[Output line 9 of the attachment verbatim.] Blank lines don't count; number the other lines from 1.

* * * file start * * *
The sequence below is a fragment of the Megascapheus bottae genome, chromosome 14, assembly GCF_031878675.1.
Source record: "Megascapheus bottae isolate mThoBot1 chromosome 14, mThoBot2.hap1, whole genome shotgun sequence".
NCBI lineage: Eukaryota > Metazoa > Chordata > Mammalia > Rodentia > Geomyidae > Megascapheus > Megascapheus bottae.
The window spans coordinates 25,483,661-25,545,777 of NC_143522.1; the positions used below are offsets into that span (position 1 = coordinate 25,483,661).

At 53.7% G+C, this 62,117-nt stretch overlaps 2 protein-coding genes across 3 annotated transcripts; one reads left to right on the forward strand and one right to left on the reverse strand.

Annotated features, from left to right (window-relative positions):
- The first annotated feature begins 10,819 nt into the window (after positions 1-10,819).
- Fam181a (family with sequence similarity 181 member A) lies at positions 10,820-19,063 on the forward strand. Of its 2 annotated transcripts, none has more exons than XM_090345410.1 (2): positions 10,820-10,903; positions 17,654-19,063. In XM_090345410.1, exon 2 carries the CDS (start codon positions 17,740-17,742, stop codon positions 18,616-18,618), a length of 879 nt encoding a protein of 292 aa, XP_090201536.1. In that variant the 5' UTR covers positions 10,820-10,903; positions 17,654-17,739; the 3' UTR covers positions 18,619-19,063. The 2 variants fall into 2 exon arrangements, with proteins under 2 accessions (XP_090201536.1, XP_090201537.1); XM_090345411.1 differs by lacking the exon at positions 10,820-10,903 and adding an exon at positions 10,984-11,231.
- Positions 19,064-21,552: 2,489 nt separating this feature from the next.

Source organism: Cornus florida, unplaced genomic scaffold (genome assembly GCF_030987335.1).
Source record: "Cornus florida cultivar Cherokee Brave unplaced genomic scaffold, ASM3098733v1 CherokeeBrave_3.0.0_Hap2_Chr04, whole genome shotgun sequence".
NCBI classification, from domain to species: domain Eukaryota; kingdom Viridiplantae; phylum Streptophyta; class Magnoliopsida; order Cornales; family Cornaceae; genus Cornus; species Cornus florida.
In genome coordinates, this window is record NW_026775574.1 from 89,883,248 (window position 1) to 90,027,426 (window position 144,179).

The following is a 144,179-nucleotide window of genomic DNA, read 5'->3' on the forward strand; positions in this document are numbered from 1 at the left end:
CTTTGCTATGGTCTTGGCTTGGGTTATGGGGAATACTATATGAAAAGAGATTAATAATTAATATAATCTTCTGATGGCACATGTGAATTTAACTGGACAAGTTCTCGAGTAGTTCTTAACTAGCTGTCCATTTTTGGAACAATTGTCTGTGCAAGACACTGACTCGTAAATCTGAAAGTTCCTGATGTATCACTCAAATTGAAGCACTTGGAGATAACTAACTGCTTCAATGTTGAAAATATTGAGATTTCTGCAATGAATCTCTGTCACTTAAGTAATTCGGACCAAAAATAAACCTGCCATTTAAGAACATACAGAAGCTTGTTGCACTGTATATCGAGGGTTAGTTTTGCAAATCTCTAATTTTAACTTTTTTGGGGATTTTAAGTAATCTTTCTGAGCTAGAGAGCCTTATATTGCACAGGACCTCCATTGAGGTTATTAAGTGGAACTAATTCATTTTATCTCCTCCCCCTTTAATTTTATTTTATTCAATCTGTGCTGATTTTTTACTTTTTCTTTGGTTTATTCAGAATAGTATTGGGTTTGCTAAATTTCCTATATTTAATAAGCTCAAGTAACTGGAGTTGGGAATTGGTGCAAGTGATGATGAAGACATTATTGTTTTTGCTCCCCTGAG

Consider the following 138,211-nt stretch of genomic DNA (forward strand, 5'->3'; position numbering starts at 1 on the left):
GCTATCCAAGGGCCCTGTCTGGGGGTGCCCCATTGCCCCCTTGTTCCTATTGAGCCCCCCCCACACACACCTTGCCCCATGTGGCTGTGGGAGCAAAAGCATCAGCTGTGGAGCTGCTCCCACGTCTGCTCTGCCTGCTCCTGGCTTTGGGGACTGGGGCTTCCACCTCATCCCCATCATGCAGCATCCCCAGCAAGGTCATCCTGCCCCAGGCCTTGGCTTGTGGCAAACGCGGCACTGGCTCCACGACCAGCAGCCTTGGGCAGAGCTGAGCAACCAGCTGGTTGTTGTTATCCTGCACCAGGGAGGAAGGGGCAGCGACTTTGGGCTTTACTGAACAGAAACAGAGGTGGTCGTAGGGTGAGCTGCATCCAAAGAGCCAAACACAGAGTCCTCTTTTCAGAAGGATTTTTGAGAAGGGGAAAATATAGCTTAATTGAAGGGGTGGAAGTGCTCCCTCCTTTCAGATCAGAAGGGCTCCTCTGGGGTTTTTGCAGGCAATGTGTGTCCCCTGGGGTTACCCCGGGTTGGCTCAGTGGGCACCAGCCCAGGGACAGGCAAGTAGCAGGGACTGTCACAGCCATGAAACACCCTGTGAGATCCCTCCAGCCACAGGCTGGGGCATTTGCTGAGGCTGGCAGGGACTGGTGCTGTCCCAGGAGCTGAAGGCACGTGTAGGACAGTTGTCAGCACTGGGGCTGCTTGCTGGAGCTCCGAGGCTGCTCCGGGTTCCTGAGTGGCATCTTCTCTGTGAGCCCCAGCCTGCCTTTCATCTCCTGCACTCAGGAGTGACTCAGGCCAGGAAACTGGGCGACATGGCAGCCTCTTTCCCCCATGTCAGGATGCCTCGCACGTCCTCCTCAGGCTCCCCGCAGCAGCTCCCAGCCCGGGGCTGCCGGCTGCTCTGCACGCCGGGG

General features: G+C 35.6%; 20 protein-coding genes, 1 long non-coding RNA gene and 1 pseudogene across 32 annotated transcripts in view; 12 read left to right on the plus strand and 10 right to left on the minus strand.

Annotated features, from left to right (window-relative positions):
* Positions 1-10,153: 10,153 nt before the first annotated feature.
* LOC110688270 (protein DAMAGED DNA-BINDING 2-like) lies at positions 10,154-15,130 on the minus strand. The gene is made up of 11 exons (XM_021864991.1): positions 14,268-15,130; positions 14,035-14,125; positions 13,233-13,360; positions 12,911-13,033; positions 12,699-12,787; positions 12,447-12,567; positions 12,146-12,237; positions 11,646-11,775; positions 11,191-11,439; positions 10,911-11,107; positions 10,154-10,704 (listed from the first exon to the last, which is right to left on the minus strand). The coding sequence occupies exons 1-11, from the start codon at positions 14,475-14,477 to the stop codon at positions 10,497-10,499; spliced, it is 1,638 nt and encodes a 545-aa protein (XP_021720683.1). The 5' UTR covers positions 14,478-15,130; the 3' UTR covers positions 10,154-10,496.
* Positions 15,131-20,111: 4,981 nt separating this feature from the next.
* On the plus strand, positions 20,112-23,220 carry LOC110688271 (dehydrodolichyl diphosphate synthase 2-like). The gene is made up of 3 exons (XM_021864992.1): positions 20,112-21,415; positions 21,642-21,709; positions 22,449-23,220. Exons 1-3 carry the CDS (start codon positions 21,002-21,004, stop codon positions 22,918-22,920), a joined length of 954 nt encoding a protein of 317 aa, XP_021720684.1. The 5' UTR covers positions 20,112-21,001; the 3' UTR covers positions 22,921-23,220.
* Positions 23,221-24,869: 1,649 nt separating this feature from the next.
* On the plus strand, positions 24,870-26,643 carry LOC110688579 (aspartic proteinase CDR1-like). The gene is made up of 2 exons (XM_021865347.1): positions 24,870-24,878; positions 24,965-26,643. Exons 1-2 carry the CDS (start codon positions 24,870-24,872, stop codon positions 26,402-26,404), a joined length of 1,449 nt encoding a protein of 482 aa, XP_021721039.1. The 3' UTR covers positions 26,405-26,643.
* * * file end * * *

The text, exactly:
- Positions 19,064-21,552: 2,489 nt separating this feature from the next.